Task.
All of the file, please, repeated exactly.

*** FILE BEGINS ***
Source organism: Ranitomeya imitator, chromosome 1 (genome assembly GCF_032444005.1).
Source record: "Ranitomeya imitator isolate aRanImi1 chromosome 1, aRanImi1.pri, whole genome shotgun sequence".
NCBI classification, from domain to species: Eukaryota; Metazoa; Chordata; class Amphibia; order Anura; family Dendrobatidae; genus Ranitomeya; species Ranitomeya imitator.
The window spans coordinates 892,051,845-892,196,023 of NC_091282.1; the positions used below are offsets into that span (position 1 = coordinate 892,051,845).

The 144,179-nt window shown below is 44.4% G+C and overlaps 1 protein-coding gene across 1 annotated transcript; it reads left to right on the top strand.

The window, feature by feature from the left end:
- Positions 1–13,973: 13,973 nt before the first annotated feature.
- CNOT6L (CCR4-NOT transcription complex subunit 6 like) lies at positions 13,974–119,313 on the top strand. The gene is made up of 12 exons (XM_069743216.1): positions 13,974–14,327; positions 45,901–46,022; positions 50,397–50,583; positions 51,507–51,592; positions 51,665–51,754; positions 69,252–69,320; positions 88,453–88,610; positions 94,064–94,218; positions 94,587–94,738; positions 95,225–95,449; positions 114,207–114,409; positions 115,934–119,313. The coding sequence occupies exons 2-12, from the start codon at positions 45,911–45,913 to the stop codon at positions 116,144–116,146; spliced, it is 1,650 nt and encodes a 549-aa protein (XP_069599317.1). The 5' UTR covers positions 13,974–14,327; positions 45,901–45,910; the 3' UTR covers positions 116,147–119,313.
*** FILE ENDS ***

Source organism: Ranitomeya imitator, chromosome 1 (genome assembly GCF_032444005.1).
Source record: "Ranitomeya imitator isolate aRanImi1 chromosome 1, aRanImi1.pri, whole genome shotgun sequence".
NCBI classification, from domain to species: Eukaryota; Metazoa; Chordata; class Amphibia; order Anura; family Dendrobatidae; genus Ranitomeya; species Ranitomeya imitator.
The window spans coordinates 892,051,845-892,196,023 of NC_091282.1; the positions used below are offsets into that span (position 1 = coordinate 892,051,845).

The 144,179-nt window shown below is 44.4% G+C and overlaps 1 protein-coding gene across 1 annotated transcript; it reads left to right on the top strand.

The window, feature by feature from the left end:
- Positions 1–13,973: 13,973 nt before the first annotated feature.
- CNOT6L (CCR4-NOT transcription complex subunit 6 like) lies at positions 13,974–119,313 on the top strand. The gene is made up of 12 exons (XM_069743216.1): positions 13,974–14,327; positions 45,901–46,022; positions 50,397–50,583; positions 51,507–51,592; positions 51,665–51,754; positions 69,252–69,320; positions 88,453–88,610; positions 94,064–94,218; positions 94,587–94,738; positions 95,225–95,449; positions 114,207–114,409; positions 115,934–119,313. The coding sequence occupies exons 2-12, from the start codon at positions 45,911–45,913 to the stop codon at positions 116,144–116,146; spliced, it is 1,650 nt and encodes a 549-aa protein (XP_069599317.1). The 5' UTR covers positions 13,974–14,327; positions 45,901–45,910; the 3' UTR covers positions 116,147–119,313.